US authorities arrested three men in an alleged fraud that raised $722 million from investors lured by fake bitcoin mining earnings, the Justice Department announced Tuesday.
Prosecutors described the scam as a “high-tech Ponzi scheme” run by the “BitClub Network,” which took money from investors and rewarded them for recruiting new shareholders.
From April 2014 through December 2019 the group attracted unsuspecting investors using fraudulent earnings purported to come from the network’s mining pool, according to the statement.
The scheme was orchestrated from Passaic, New Jersey and constituted a “worldwide fraudulent scheme,” according to an indictment signed by US Attorney Craig Carpenito of New Jersey.
In messages with his co-conspirators, defendant Matthew Brent Goettsche referred to investors as “dumb” and said he was “building the whole model on the backs of idiots” as he directed others to manipulate the figures, the Justice Department said.
Defendants “are accused of deploying elaborate tactics to lure thousands of victims with promises of large returns on their investments in a bitcoin mining pool,” said Paul Delacourt, assistant director with the FBI’s Los Angeles office.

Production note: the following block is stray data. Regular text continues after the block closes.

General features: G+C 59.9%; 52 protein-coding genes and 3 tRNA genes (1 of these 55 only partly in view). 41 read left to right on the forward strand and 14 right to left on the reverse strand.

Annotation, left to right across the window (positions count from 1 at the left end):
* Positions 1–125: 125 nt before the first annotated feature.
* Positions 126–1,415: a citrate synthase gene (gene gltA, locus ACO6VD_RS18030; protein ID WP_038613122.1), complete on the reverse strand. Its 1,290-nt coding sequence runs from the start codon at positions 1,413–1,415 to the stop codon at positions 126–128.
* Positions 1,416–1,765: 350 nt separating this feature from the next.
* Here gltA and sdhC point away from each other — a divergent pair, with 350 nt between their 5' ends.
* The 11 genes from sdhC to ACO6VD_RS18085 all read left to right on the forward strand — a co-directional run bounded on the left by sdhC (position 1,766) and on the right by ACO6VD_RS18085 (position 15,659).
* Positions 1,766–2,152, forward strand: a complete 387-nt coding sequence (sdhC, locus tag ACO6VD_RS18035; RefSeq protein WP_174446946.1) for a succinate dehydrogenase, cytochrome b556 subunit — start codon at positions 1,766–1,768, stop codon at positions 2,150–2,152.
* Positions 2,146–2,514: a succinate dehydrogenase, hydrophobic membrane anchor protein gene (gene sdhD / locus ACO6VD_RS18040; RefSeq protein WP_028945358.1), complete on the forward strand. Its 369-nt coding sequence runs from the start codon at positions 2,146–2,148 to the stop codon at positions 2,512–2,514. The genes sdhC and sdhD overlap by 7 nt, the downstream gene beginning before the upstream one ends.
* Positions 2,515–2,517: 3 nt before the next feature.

“The defendants allegedly made hundreds of millions of dollars by continuing to recruit new investors over several years while spending victims’ money lavishly.”
The Justice Department charged Goettsche and Jobadiah Sinclair Weeks, both of Colorado, with conspiracy to commit wire fraud.
The two men were also charged with conspiracy to offer and sell unregistered securities, along with the third defendant, Joseph Frank Abel of California.
Justice Department officials said two other defendants remained at large and their identities are being withheld.